Richard Sequerra: Tuning In Page 3

Lander: Does Hybrid Digital radio, in which the digital information is contained within the analog FM signal, make sense to you?

Sequerra: Not at all. The current medium is the Internet. It's not there yet, but some stations are giving people fidelity that audiophiles will find acceptable. The quality you get is determined by the amount of bandwidth the station is willing to pay for, and that cost is eventually going to be passed on to listeners.

Lander: How many stations have you found that currently offer enough bandwidth for good sound?

Sequerra: Twenty, maybe thirty. At this time, that's it. This will be market-driven. If the market says that's what we want, other stations will do it.

Lander: Tell us about the very impressive prototype speakers and the matching subwoofer you've designed for Internet music listening.

Sequerra: The speakers are amplified, and the sub has got the same amplifier, modified a bit. They were designed for my computer, to satisfy me. There was a prototype that I built to prove this was viable, and it used, fundamentally, Chinese components because I originally conceived of the product being manufactured in China. But I've rethought that. Now I think they could be manufactured here, primarily for the gaming market, because the price is academic for those people—and gaming is a business where you can really produce in quantity.

Lander: Because your perspective goes so far beyond the field, I wonder how you feel about the notion that audio is a primitive technology.

Sequerra: It's not primitive at all. As a matter of fact, it's very sophisticated. When graduate engineers with doctorates attempt to make audio equipment, they almost uniformly fail. An old friend of mine who was one of the chief engineers at Hewlett-Packard, Barney Oliver, decided to make a power amplifier. This was maybe 30 years ago, and he got Dave Packard's approval—they would make a hundred, two hundred. It was a terrible amplifier, and Barney, who had the entire backing of Hewlett-Packard, was one of the smartest engineers going. The notion that audio is simple and easy to do is a big fantasy. There are very few people who have ever done it really well.

Lander: Bernard Oliver, known as Barney, was the founder and director of HP Labs. He won a National Medal of Science and is in the National Inventors Hall of Fame. If his amp was a failure, who could design a better one?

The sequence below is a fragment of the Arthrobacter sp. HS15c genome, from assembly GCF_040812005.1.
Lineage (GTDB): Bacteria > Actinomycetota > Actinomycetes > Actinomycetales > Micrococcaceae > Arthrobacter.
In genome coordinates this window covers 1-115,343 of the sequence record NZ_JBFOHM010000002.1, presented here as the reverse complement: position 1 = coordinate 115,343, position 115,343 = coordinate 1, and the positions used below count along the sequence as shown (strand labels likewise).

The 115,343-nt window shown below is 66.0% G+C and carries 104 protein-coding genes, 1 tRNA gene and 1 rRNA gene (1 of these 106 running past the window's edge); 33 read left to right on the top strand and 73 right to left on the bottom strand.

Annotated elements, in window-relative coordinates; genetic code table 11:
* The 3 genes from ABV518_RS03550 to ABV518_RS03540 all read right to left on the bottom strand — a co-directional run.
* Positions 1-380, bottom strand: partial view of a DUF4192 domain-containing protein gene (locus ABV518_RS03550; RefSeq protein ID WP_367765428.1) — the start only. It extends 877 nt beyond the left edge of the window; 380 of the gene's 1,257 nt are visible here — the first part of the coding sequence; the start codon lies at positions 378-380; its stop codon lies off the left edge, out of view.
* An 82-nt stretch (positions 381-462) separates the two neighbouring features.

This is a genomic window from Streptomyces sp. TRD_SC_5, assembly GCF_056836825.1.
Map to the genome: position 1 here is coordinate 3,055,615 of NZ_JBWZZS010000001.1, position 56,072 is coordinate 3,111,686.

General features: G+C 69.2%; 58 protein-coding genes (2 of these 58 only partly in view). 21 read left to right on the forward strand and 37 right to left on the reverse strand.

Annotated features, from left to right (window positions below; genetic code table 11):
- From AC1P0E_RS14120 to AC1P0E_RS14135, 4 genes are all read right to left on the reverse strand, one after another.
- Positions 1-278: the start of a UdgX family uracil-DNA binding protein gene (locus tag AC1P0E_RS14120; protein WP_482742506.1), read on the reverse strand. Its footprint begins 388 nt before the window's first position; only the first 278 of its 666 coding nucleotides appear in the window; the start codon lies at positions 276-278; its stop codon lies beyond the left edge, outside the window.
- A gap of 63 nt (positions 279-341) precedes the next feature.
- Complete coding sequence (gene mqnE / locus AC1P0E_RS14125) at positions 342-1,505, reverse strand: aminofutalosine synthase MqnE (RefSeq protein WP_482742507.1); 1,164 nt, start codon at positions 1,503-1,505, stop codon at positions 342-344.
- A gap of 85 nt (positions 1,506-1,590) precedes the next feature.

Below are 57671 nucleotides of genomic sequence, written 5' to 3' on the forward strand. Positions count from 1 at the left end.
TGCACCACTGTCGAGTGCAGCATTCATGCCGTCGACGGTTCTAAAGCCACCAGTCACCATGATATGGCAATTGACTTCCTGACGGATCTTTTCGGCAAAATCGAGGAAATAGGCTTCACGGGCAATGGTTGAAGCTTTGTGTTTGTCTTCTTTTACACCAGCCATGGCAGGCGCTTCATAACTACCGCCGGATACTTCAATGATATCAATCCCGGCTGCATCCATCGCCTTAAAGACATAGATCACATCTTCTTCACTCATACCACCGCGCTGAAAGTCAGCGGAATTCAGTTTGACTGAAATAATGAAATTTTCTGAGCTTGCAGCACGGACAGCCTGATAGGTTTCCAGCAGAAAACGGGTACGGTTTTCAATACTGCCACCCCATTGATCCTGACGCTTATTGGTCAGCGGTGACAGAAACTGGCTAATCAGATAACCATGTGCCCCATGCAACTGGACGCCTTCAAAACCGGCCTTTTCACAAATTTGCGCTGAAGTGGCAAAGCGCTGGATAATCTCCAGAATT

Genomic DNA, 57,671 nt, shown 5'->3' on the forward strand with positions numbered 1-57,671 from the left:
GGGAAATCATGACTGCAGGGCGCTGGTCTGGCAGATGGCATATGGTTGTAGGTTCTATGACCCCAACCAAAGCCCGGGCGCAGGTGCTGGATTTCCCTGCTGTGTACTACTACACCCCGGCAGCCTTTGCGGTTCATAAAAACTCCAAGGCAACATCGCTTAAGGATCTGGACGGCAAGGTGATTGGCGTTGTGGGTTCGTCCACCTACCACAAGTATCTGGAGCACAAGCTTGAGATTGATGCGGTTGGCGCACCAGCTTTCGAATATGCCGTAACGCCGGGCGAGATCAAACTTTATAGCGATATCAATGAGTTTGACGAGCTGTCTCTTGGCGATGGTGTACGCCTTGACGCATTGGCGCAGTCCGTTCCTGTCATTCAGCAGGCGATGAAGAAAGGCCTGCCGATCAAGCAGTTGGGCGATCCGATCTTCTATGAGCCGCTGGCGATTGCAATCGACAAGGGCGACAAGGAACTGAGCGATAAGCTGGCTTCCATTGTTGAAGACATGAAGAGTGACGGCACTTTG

Sequerra: I think Frank McIntosh made a wonderful amplifier. [D.T.N] Williamson, in England, made a wonderful amplifier. Even the first Leaks were wonderful. The object of these people was not just money, but to reproduce music for the home. The problem today is that profit is the design objective. Music is incidental to it.

Lander: Certainly, many high-end audio designers would argue that their ultimate goal is music—and some would use that rationale to justify extremely high prices.

Sequerra: I'm known as one of the guys that started this high-priced nonsense. Believe me, I take responsibility for making things expensive. That goes all the way back to the 10B. Remember that when the 10B came out at $750, you could buy good tuners for $100. Sidney always chided me on this. He said—this was after Marantz—"You've got to make things that are affordable. You cannot make things only for the wealthy."

Lander: In retrospect, what's your reaction to his rebuke?

Sequerra: I apologize.

Lander: Seriously?

Sequerra: Seriously. I should have taken whatever skills I had and made things that were more affordable.

Lander: Could they possibly have sounded as good?

Sequerra: If I am that good a designer, I should be able to make things that are far more affordable and sound just as good. Some engineers say, "I'm going to take this out because it costs money," or "I'm going to buy the cheaper substitute part." But there's another approach that says, "I'm going to find a way out of this—a less expensive design that gives the best performance." Do you remember the Weathers turntable, which was very inexpensive? Paul Weathers always had that attitude: "I'm going to make the best thing I can make, with the best performance possible, at the lowest price."

Lander: Certainly, as the price rises past a certain point, you get diminishing returns.

Sequerra: Very diminishing returns. Since the beginning of high-end audio reproduction, there has been a notion promoted: It's going to sound like the real thing. That's a fantasy. It doesn't sound like the real thing, and it never can.

Lander: So what should the audiophile set as his goal?

Sequerra: An acceptable sound, which provides the maximum amount of information contained in the software within the limitations of the listening environment. What seems to have been lost is a valid objective assessment of where we are and where we're supposed to go. Ninety percent of the people in audio are gifted amateurs, and now they're up against the wall. Now, unless you work with the fundamentals of science, you can't make progress. Once, you could, because the starting point was a console radio. But the bar has been raised significantly.

Lander: After six decades in the high-fidelity industry, will you hazard a prediction about its future?

Sequerra: Audiophiles are a diminishing group, but I'm not going to say the time has passed for the audio business. It's trying to find a new way. And it may find a new way. There are a lot of smart people in the audio business, and I don't believe that something as emotionally and physically satisfying as music will vanish.

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